humans have been violating their marital vows for as long as we’ve been uttering them ... What matters is the complex question of why people are driven to seek love and sex and attention outside the bonds of marriage.

Having said all that, let me offer a few words about your other concerns. As to your friend, the question is whether you have a moral obligation to say something. Nobody can answer that, I’m afraid, but you. I’d keep in mind a few things. First, given that you’re not “close friends,” I’m guessing you don’t know the state of this woman’s marriage. She may already know about this betrayal — or about others — in which case telling her may have the effect of further humiliating her. Second, you should recognize that in offering this information, unsolicited, you might well be altering the course of her life, and that of her family. This isn’t an argument against disclosure, but it’s a risk you should bear in mind.

If this were a close friend who came to you with doubts about her husband’s fidelity, I’m guessing you’d feel duty-bound to say something. But this situation feels a lot murkier. My own sense is that your impulse to intervene in her life isn’t just about distracting yourself from your own discovery, but sharing the anguish of it with another.

As to your final question, about whether Ashley Madison data will be used to vet employees, that’s also quite a murky question. At the moment, this massive (and intimate) data breach has forced American employers into terra incognito. So there’s no simple answer here. But clearly, companies such as Disney, whose brand is about projecting “family values” to its customers, would be the sort who might blackball a former Ashley Madison client. The same is true of faith-based organizations. And, especially, the Catholic Church.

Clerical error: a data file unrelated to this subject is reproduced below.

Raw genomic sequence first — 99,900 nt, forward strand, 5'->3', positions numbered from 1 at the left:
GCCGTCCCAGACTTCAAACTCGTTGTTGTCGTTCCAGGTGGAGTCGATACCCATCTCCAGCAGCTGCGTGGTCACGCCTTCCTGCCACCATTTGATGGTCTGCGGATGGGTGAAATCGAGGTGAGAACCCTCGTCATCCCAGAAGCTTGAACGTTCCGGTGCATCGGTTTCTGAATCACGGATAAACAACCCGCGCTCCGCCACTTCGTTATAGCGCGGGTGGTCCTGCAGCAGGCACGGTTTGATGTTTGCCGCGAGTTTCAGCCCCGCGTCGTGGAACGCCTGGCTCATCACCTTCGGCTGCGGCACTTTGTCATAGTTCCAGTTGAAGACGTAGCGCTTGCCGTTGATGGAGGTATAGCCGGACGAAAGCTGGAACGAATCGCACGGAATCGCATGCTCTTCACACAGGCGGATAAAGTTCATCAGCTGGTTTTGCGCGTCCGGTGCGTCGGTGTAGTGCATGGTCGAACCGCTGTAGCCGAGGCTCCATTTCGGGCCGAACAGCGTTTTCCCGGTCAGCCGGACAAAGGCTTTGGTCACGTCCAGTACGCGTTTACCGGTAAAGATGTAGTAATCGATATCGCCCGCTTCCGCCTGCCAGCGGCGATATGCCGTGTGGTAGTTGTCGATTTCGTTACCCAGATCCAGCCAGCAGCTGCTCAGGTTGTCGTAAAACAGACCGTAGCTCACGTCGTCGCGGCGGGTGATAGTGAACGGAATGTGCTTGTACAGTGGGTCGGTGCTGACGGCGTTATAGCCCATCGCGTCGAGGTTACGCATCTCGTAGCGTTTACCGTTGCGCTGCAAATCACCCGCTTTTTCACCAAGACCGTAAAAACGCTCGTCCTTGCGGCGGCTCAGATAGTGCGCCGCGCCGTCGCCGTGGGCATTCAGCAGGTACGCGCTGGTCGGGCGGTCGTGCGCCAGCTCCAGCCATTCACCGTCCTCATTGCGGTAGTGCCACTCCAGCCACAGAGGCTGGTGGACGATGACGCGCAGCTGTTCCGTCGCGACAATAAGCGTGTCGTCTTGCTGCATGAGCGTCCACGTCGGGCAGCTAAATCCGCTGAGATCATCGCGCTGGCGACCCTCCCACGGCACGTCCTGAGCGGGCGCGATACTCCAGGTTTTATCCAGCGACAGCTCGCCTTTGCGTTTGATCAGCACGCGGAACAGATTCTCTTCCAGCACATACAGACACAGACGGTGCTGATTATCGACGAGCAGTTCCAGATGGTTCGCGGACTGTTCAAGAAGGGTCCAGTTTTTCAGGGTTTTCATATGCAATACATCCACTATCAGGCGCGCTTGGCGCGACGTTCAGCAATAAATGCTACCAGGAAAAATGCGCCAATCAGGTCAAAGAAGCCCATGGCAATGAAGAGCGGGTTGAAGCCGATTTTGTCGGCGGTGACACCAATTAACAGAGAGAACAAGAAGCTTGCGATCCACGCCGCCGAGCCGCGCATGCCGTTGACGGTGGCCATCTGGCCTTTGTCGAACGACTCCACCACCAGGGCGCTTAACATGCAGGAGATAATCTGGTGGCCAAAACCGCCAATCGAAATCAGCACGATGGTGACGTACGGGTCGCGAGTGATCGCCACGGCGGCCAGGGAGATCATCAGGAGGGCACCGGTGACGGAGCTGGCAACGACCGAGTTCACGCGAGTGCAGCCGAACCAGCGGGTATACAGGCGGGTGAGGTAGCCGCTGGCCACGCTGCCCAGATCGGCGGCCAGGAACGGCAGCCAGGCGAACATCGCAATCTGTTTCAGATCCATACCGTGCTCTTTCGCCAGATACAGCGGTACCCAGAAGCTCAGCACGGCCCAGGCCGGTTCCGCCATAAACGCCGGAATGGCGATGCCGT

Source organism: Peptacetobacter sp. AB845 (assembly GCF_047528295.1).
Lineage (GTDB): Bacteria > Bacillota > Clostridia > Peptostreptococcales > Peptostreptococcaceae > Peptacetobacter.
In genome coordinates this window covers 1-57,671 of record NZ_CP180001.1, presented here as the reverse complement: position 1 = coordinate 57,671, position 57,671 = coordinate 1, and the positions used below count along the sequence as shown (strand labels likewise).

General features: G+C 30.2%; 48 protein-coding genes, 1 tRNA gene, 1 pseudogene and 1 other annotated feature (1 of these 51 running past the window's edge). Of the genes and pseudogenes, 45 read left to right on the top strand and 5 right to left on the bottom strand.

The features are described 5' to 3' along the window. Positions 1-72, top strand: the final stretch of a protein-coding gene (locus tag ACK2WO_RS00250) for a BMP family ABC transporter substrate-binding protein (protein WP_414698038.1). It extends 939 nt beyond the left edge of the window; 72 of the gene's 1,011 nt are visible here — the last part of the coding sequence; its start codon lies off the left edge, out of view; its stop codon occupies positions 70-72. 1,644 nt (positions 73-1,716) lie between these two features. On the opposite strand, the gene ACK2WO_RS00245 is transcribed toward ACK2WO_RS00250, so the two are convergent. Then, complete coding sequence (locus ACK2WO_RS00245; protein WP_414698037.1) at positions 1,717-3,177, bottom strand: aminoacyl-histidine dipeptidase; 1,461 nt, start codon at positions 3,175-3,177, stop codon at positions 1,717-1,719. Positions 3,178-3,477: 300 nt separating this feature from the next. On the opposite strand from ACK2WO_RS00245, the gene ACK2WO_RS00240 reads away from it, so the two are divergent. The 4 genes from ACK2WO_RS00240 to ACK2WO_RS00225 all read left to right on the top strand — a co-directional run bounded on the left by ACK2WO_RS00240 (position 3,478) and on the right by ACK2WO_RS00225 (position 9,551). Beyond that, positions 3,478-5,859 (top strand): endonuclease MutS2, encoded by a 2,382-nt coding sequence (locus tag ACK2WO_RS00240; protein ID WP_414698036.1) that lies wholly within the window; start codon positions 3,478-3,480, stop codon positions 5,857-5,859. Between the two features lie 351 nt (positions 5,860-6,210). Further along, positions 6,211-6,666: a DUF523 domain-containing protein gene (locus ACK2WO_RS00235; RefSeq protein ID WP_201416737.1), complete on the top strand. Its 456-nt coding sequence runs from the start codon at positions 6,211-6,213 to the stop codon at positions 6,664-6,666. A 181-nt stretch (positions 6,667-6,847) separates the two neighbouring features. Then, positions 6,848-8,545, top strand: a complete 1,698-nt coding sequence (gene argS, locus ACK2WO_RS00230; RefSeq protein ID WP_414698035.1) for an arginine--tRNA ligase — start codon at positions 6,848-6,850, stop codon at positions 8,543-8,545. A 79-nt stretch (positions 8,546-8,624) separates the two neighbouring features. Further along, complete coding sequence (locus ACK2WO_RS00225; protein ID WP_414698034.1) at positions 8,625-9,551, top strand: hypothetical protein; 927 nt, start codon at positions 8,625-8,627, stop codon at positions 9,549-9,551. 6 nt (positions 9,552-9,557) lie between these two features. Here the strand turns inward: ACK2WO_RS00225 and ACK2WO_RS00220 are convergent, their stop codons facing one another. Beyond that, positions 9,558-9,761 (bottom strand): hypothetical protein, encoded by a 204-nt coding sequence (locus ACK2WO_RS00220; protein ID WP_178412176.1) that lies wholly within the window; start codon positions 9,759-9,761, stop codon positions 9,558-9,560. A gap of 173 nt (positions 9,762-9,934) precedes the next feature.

It also depends on how public someone’s job is going to be. A major corporation doesn’t want their next vice president or head of human resources to be a known adulterer. That’s a PR nightmare waiting to happen. But if you’re applying for a job running a forklift in the warehouse, or as a shipping and receiving clerk, or any of the other millions of jobs where you’re not in the public eye, I imagine the screening process is going to be a lot less rigorous.

In the end, this whole Ashley Madison imbroglio feels to me like a modern, corporate incarnation of "The Scarlet Letter." It represents the triumph of cheap voyeurism over private and sacred introspection. We’ve misplaced our priorities as a culture, and as individuals.

After all, humans have been violating their marital vows for as long as we’ve been uttering them. (That’s why infidelity is the only sin to which two Commandments are devoted.) What matters is the complex question of why people are driven to seek love and sex and attention outside the bonds of marriage.

Ultimately, that’s not the Internet’s business. It’s our own.

I wish you courage and patience as you sort all this out.

Steve

Author's note: Another bruiser! I wonder if there are readers who are navigating the same rough waters, and would care to offer an opinion. Please leave comments below and, of course, send your own questions along, the more detailed the better.

Steve Almond is the author of the book "Against Football." He is the co-host, with Cheryl Strayed, of the WBUR podcast, Dear Sugar.